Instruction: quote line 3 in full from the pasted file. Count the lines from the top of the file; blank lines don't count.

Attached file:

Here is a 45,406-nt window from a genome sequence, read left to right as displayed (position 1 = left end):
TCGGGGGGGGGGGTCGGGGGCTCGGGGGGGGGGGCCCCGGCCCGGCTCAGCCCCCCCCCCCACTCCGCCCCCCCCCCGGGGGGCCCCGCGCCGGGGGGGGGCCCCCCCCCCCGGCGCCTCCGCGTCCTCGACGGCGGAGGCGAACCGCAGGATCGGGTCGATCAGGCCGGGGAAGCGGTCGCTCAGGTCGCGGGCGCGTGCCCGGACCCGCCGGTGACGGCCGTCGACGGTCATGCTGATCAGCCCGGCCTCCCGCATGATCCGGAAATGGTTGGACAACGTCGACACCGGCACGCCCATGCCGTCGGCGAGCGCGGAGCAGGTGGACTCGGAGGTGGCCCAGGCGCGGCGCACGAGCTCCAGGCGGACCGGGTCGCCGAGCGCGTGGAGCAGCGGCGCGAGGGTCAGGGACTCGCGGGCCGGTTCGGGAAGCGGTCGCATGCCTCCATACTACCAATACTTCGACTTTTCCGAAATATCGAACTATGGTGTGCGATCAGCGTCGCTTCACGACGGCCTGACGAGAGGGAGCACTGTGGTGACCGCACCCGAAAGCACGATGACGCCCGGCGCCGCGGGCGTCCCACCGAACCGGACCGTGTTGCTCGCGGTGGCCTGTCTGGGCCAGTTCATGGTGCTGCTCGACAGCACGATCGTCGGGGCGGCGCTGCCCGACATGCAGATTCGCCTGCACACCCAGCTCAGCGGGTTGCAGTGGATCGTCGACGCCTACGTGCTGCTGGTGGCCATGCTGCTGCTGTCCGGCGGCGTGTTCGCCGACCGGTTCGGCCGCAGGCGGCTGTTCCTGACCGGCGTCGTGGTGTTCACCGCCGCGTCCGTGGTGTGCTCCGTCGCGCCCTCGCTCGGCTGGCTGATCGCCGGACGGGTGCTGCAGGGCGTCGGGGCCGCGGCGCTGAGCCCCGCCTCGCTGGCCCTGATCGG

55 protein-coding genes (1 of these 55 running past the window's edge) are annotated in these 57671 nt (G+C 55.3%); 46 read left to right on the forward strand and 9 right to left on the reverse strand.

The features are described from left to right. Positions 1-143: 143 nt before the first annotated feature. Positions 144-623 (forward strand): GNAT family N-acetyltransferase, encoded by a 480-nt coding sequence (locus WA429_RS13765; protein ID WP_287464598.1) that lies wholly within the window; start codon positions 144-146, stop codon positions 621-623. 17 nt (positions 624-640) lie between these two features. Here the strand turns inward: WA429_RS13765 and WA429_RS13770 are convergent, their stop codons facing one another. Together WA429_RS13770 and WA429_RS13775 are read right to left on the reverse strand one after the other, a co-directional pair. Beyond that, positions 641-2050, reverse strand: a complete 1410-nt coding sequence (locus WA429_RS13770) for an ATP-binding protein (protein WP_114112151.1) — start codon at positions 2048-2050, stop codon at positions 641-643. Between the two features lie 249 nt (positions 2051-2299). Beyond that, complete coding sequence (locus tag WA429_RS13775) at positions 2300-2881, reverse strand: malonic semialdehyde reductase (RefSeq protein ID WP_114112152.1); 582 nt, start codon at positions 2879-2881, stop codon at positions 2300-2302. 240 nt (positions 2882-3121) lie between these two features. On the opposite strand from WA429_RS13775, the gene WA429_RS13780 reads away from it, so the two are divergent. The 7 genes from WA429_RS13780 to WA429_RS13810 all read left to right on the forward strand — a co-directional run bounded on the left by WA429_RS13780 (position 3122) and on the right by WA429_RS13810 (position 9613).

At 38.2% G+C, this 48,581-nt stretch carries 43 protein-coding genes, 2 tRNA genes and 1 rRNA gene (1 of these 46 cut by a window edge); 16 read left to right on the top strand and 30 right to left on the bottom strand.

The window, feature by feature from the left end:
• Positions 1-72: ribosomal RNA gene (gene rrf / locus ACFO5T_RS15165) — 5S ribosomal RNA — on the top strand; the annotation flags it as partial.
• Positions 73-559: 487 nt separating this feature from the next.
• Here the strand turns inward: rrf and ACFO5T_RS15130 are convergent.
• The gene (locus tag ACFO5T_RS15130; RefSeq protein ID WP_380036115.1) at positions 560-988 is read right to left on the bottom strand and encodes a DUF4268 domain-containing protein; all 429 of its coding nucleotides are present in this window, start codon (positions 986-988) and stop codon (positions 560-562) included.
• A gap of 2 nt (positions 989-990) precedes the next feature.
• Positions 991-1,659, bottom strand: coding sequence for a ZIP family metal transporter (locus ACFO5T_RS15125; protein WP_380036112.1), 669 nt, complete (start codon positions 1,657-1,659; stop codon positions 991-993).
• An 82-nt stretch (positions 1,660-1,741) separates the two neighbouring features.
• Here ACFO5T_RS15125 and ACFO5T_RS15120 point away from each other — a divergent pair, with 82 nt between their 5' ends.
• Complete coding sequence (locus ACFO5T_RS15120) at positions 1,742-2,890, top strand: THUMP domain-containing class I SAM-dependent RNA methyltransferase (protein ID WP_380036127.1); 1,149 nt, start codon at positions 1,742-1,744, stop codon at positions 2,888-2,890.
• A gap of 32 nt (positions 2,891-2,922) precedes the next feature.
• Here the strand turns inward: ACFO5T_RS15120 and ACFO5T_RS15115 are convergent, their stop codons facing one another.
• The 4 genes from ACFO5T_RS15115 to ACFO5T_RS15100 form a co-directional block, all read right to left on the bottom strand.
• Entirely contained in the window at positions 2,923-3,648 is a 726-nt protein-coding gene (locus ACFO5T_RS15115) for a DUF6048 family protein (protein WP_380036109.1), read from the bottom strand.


55 protein-coding genes (1 of these 55 running past the window's edge) are annotated in these 57671 nt (G+C 55.3%); 46 read left to right on the forward strand and 9 right to left on the reverse strand.